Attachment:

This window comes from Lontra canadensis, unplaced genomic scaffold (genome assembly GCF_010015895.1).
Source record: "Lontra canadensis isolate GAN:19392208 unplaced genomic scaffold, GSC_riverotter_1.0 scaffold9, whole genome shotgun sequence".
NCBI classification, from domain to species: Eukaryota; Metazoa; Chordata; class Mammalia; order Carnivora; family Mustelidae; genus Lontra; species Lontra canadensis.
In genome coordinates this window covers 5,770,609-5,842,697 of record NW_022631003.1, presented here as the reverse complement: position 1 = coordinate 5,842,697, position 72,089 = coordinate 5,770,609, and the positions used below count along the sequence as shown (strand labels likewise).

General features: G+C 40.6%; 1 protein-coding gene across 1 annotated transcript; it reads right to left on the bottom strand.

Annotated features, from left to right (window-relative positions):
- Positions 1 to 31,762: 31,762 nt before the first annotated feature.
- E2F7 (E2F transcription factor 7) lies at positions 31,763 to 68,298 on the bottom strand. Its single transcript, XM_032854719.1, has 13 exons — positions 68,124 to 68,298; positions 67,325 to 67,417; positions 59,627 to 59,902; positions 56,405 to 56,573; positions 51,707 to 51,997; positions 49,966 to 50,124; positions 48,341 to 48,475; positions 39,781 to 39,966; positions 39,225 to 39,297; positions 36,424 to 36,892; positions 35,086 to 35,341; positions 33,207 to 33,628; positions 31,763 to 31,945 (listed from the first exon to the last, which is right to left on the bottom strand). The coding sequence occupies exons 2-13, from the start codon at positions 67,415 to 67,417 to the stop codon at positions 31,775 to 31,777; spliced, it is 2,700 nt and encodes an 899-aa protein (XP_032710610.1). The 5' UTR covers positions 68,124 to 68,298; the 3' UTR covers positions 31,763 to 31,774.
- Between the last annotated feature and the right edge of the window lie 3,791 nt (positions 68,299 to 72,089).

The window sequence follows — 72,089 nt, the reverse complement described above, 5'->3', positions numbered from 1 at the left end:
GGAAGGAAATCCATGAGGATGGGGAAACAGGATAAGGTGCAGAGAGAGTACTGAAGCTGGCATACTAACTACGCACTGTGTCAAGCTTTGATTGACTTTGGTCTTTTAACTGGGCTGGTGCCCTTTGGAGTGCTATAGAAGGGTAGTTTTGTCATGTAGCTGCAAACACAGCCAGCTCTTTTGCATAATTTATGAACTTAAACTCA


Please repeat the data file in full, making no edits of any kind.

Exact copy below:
This window comes from Lontra canadensis, unplaced genomic scaffold (genome assembly GCF_010015895.1).
Source record: "Lontra canadensis isolate GAN:19392208 unplaced genomic scaffold, GSC_riverotter_1.0 scaffold9, whole genome shotgun sequence".
NCBI classification, from domain to species: Eukaryota; Metazoa; Chordata; class Mammalia; order Carnivora; family Mustelidae; genus Lontra; species Lontra canadensis.
In genome coordinates this window covers 5,770,609-5,842,697 of record NW_022631003.1, presented here as the reverse complement: position 1 = coordinate 5,842,697, position 72,089 = coordinate 5,770,609, and the positions used below count along the sequence as shown (strand labels likewise).

General features: G+C 40.6%; 1 protein-coding gene across 1 annotated transcript; it reads right to left on the bottom strand.

Annotated features, from left to right (window-relative positions):
- Positions 1 to 31,762: 31,762 nt before the first annotated feature.
- E2F7 (E2F transcription factor 7) lies at positions 31,763 to 68,298 on the bottom strand. Its single transcript, XM_032854719.1, has 13 exons — positions 68,124 to 68,298; positions 67,325 to 67,417; positions 59,627 to 59,902; positions 56,405 to 56,573; positions 51,707 to 51,997; positions 49,966 to 50,124; positions 48,341 to 48,475; positions 39,781 to 39,966; positions 39,225 to 39,297; positions 36,424 to 36,892; positions 35,086 to 35,341; positions 33,207 to 33,628; positions 31,763 to 31,945 (listed from the first exon to the last, which is right to left on the bottom strand). The coding sequence occupies exons 2-13, from the start codon at positions 67,415 to 67,417 to the stop codon at positions 31,775 to 31,777; spliced, it is 2,700 nt and encodes an 899-aa protein (XP_032710610.1). The 5' UTR covers positions 68,124 to 68,298; the 3' UTR covers positions 31,763 to 31,774.
- Between the last annotated feature and the right edge of the window lie 3,791 nt (positions 68,299 to 72,089).

The window sequence follows — 72,089 nt, the reverse complement described above, 5'->3', positions numbered from 1 at the left end:
GGAAGGAAATCCATGAGGATGGGGAAACAGGATAAGGTGCAGAGAGAGTACTGAAGCTGGCATACTAACTACGCACTGTGTCAAGCTTTGATTGACTTTGGTCTTTTAACTGGGCTGGTGCCCTTTGGAGTGCTATAGAAGGGTAGTTTTGTCATGTAGCTGCAAACACAGCCAGCTCTTTTGCATAATTTATGAACTTAAACTCA